Reaping what we've sown in the garden provides us with fiber and plant compounds like polyphenols that are great for gut (and this overall) health. From this study, we find:
Recent studies support that dietary phenolic substances reaching the gut microbes, as well as the aromatic metabolites generated, may modify and produce variations in the microflora community by exhibiting prebiotic effects and antimicrobial action against pathogenic intestinal microflora [18,70,71].Figure 4 summarizes the major sources of dietary polyphenols and the potential gut microbiota-associated benefits on human health.
See Fig. 4 below:
In this Australian study, researchers found that life satisfaction and happiness increased as fruit and vegetable intake increased. The results, conclusions and implications from that study state:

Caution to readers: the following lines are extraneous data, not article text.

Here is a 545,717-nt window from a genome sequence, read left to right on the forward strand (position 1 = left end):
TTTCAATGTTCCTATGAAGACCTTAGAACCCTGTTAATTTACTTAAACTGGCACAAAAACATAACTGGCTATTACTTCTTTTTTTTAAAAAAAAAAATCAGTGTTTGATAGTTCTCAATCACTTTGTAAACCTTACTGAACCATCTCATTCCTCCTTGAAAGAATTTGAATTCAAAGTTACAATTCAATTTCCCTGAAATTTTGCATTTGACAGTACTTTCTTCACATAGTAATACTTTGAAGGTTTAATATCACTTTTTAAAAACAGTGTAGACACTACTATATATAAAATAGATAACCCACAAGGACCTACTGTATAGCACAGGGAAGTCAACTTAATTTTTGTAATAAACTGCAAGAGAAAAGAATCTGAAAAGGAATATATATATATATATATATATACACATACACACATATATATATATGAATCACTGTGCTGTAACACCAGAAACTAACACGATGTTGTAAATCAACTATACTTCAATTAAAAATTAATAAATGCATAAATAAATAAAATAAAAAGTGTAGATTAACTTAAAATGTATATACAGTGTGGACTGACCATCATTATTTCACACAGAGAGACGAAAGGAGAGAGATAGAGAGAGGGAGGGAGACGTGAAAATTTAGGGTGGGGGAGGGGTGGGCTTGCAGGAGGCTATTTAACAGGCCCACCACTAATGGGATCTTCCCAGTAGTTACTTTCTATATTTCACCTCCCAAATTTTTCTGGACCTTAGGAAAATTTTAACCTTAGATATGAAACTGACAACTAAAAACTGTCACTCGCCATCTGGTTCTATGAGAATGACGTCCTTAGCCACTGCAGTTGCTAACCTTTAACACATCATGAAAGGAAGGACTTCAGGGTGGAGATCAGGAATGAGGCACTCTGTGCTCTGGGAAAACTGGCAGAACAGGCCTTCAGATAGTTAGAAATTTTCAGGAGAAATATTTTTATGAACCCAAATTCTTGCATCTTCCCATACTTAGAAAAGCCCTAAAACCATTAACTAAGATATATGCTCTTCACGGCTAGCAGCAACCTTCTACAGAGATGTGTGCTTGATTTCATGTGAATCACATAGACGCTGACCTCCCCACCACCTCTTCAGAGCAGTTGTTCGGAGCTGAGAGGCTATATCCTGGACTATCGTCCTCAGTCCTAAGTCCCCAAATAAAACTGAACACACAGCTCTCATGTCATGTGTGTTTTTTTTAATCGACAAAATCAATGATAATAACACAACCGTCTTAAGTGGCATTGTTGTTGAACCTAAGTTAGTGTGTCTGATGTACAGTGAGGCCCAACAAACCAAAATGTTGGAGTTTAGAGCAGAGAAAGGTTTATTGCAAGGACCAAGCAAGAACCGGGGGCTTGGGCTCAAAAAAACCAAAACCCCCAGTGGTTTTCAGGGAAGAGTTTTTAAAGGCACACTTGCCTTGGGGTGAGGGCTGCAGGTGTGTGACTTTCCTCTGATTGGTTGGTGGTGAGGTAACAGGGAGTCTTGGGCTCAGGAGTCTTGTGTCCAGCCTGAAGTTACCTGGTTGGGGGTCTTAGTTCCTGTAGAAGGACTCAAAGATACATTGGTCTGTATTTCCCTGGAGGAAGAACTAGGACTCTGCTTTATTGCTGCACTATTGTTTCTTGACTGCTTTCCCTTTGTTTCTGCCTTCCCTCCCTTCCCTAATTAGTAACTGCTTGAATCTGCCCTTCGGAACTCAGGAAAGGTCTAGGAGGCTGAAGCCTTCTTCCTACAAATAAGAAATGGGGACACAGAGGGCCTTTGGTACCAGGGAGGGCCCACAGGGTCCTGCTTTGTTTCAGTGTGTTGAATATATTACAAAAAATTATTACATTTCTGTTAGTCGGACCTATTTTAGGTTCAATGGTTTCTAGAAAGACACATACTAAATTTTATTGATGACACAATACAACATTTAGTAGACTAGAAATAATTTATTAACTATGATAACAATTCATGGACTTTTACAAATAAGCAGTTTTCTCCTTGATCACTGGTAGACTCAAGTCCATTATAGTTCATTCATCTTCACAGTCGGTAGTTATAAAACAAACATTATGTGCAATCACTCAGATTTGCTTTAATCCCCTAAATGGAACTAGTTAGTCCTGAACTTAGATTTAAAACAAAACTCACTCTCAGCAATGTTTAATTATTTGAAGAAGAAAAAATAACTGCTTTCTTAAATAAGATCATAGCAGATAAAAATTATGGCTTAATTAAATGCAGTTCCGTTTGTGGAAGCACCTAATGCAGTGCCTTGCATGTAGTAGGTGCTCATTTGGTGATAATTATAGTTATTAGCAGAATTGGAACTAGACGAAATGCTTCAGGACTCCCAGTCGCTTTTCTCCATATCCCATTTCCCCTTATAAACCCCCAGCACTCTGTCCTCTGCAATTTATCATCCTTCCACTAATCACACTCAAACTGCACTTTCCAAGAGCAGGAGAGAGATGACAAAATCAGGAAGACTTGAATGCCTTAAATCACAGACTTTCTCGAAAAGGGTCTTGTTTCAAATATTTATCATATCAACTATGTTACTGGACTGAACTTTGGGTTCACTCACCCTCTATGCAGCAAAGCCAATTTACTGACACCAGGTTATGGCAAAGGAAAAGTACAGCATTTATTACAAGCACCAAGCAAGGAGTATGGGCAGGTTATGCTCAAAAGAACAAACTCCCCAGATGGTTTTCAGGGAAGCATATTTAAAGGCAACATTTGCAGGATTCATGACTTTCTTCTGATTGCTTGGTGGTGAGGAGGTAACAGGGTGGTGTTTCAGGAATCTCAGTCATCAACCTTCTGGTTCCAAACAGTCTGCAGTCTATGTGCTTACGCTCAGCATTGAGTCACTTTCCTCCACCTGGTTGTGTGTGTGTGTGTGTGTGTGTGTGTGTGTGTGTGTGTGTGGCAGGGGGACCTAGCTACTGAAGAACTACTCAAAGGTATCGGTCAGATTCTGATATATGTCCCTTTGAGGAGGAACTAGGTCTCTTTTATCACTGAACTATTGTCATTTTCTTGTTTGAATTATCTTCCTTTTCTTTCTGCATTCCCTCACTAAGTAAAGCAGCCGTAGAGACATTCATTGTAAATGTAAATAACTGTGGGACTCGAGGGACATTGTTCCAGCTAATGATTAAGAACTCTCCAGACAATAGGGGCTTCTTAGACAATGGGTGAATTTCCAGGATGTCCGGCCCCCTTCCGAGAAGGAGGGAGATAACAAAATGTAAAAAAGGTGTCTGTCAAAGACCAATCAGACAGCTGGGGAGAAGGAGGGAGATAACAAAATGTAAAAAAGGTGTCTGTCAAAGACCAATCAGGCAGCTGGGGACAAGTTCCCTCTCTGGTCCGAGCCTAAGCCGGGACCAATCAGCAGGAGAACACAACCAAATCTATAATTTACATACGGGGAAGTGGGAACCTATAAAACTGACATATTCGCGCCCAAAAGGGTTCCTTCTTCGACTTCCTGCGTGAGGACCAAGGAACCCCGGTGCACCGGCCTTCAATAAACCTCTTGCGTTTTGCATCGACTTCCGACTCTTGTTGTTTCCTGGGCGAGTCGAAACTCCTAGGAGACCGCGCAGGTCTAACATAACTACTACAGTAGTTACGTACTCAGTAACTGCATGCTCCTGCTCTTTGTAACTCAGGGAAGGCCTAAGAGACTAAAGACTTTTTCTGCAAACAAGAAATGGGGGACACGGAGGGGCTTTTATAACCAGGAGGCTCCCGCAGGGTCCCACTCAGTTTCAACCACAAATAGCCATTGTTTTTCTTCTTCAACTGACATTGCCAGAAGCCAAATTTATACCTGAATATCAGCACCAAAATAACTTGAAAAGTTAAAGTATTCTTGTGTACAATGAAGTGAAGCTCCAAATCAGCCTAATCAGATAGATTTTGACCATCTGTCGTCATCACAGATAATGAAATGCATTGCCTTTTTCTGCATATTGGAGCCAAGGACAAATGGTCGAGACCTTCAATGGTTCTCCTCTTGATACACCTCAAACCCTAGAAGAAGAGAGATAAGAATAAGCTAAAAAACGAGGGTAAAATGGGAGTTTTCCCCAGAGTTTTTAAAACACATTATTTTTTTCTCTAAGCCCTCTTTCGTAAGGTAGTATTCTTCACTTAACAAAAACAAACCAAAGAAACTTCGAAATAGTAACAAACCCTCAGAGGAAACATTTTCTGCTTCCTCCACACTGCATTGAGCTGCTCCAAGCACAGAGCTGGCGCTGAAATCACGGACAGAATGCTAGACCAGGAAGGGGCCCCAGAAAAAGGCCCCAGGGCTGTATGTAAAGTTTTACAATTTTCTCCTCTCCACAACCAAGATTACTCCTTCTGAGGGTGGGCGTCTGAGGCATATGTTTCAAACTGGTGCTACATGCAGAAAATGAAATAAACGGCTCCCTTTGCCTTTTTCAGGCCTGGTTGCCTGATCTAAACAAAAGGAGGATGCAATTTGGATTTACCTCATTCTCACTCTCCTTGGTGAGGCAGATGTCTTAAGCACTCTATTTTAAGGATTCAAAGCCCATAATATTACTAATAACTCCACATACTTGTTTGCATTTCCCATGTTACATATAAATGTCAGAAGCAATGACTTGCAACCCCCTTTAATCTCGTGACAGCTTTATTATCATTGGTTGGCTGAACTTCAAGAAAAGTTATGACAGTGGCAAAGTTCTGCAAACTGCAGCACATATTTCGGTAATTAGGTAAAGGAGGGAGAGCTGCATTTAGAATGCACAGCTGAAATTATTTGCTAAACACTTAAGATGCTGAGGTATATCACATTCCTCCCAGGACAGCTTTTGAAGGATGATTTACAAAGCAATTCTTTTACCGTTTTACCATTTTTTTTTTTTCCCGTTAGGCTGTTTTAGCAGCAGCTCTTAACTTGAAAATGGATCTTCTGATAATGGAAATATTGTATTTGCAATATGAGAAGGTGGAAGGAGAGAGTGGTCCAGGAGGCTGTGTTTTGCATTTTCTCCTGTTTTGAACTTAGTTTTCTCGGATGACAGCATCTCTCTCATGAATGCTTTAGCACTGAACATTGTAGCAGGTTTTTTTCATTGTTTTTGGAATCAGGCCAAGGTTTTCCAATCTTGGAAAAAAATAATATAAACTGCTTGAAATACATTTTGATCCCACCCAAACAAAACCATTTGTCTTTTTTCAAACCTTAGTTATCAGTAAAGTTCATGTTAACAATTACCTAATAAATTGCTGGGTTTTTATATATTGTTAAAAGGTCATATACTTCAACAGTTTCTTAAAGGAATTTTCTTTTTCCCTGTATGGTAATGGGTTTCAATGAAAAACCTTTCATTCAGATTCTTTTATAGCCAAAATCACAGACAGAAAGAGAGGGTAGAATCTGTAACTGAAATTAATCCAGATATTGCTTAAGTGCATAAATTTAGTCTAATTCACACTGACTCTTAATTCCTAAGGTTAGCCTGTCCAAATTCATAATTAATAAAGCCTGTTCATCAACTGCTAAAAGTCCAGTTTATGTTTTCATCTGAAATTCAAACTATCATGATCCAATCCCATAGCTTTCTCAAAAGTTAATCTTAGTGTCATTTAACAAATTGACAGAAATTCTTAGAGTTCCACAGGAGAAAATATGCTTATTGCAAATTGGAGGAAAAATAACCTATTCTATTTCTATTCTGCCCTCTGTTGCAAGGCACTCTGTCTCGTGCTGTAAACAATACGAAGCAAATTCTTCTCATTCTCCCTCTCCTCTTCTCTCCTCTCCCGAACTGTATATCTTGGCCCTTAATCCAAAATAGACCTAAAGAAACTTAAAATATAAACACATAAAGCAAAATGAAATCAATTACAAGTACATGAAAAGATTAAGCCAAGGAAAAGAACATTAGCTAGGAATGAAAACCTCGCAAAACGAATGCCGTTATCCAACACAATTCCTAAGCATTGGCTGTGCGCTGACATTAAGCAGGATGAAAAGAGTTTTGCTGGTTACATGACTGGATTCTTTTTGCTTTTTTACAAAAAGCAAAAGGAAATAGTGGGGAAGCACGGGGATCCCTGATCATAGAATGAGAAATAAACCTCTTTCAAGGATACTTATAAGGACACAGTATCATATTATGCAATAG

Results. Increased fruit and vegetable consumption was predictive of increased happiness, life satisfaction, and well-being. They were up to 0.24 life-satisfaction points (for an increase of 8 portions a day), which is equal in size to the psychological gain of moving from unemployment to employment. Improvements occurred within 24 months.
Conclusions. People’s motivation to eat healthy food is weakened by the fact that physical health benefits accrue decades later, but well-being improvements from increased consumption of fruit and vegetables are closer to immediate.
Policy implications. Citizens could be shown evidence that “happiness” gains from healthy eating can occur quickly and many years before enhanced physical health.
The next element of my daily routine includes sunshine. In my coaching practice, I've seen far too many people with low Vitamin D levels. In the current pandemic, Vitamin D is extremely important (as it is at all other times, but especially so now). From this study on Vitamin D and the immune system we learn: